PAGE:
I have written on many occasions about the lack of value in many investment markets and how this has been driven by ultra-low interest rates; these conditions have led many investors to more esoteric strategies in the search for yield and gains. Now I am not usually a big fan of this, however in the current climate I am not averse to taking a more flexible approach and looking for alternatives. However I couldn’t resist taking some profits from the Index Linked Gilt holdings that have risen handsomely of late and reallocating a small proportion to an investment in two currency ETFS!
Foreign Exchange is tricky and there are lots of factors at play and trying to second guess what Central Banks or Politicians may do is not a sensible investment strategy; however mean reversion is and hearing the news of Sterling £ falling to 30 year lows got me thinking that there could be an oversold position and a simple reversion to the norm at some point in the future should see the pound recover. Take a look at the long term charts for the pound versus the Yen and the Euro (I selected these as the Dollar still remains a safe haven in time of volatility and I would not want to short it) and how they are at low levels in comparison to even recent history.
Then looking at the shorter term trend both are almost 2 Standard Deviations (SD) away from their mean – less than 5% of events are outside 2 SD in a normal distribution – in other words things dont tend to stay outside theses levels for prolonged periods. The graph below shows how this worked as the GBP/JPY exchange rate moved outside the trend in early July before reversing upwards.
The same thing happened with the pound against the Euro over the same period
I am not and will never claim to be an expert on Foreign Exchange this strategy was simply exercising an opportunity in what I perceive as an oversold position for sterling and to act on it I bought two leveraged ETFS that offered returns of 3x the movement in Sterling against the Yen and Sterling against the Euro – this means I invested 1% of the portfolio in each but gained exposure to returns as if it were 3%, think of it this way……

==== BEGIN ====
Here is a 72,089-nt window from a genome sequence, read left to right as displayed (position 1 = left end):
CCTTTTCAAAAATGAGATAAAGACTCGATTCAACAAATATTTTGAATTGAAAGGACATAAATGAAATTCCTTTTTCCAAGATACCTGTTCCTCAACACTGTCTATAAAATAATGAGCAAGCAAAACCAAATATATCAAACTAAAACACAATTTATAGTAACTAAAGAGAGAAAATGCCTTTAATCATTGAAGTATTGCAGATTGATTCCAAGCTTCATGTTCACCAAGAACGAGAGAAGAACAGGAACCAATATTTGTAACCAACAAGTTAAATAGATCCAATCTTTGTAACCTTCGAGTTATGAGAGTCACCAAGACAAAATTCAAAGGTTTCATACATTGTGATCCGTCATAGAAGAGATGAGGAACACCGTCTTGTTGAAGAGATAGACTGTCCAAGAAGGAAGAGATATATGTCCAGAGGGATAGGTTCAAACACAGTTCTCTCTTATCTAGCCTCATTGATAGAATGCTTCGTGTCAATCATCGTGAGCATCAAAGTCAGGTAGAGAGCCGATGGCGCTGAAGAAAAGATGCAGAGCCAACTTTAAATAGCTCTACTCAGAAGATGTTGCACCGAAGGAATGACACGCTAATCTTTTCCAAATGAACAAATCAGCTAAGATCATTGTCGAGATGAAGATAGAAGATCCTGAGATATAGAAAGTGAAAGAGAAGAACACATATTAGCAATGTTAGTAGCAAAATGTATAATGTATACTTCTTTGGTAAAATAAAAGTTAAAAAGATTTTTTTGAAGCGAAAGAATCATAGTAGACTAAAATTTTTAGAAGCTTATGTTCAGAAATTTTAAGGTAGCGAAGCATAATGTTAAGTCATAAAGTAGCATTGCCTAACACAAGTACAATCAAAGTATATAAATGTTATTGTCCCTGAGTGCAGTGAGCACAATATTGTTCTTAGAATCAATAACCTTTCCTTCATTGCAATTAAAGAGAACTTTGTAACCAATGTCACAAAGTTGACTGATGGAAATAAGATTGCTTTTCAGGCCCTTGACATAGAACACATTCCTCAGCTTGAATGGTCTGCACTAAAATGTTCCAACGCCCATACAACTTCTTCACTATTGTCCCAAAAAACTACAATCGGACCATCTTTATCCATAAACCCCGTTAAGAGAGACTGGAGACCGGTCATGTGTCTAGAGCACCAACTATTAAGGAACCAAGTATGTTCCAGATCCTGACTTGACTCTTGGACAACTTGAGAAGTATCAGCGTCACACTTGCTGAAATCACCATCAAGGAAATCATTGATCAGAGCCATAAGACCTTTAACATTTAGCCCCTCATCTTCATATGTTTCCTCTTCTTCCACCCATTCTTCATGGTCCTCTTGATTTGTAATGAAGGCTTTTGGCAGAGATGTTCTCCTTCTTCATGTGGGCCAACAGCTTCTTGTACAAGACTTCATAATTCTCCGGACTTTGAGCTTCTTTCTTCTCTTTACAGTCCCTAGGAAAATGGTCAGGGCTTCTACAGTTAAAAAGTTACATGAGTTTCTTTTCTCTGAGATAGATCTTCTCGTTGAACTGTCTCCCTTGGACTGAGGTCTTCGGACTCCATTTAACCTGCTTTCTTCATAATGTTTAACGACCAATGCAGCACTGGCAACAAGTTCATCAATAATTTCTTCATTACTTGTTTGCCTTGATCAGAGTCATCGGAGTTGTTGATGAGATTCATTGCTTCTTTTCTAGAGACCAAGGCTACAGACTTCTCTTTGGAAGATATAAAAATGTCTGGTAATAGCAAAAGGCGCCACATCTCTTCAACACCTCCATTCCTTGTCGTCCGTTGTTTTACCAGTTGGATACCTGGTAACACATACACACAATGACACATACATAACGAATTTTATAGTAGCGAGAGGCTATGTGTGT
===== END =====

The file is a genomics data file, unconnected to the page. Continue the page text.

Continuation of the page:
- GBP recovers 1.36 where I bought it on the 13th July to 1.55 where it was prior the EU Referendum the return is 13.97% but….
- The leveraged ETF is up 41.91% so the return on a £500 investment is £209.55 and the upside unlimited
- The downside is that a decline in value would be accentuated but the maximum loss is £500
This may only be short term, but in the current climate it will hopefully pay to be flexible and act on any oversold opportunities.
New Shares for Portfolio
At present I am researching two shares in the support service sector that I am planning to add to the portfolio based on some “contrarian criteria”; however I am mindful that the broader UK Market – and more so the US – looks overvalued and possibly facing a reversal.
Therefore I may look to use a “short” ETF to provide some protection against this event; hopefully the shares that I have selected would not decline too much (being contrarian one of them has fallen in value over 50% already) but the risks are too high at present not to consider this type of protection.
I am perhaps morphing the investment strategy into a more multi-asset approach but I don’t see anything wrong with that if there is limited value in the equity market.
Here is where the model portfolio is currently invested
Despite poor performance from Brown Group and Amec-Foster Wheeler returns have remained consistent and in excess of the FTSE-All Share Total Return.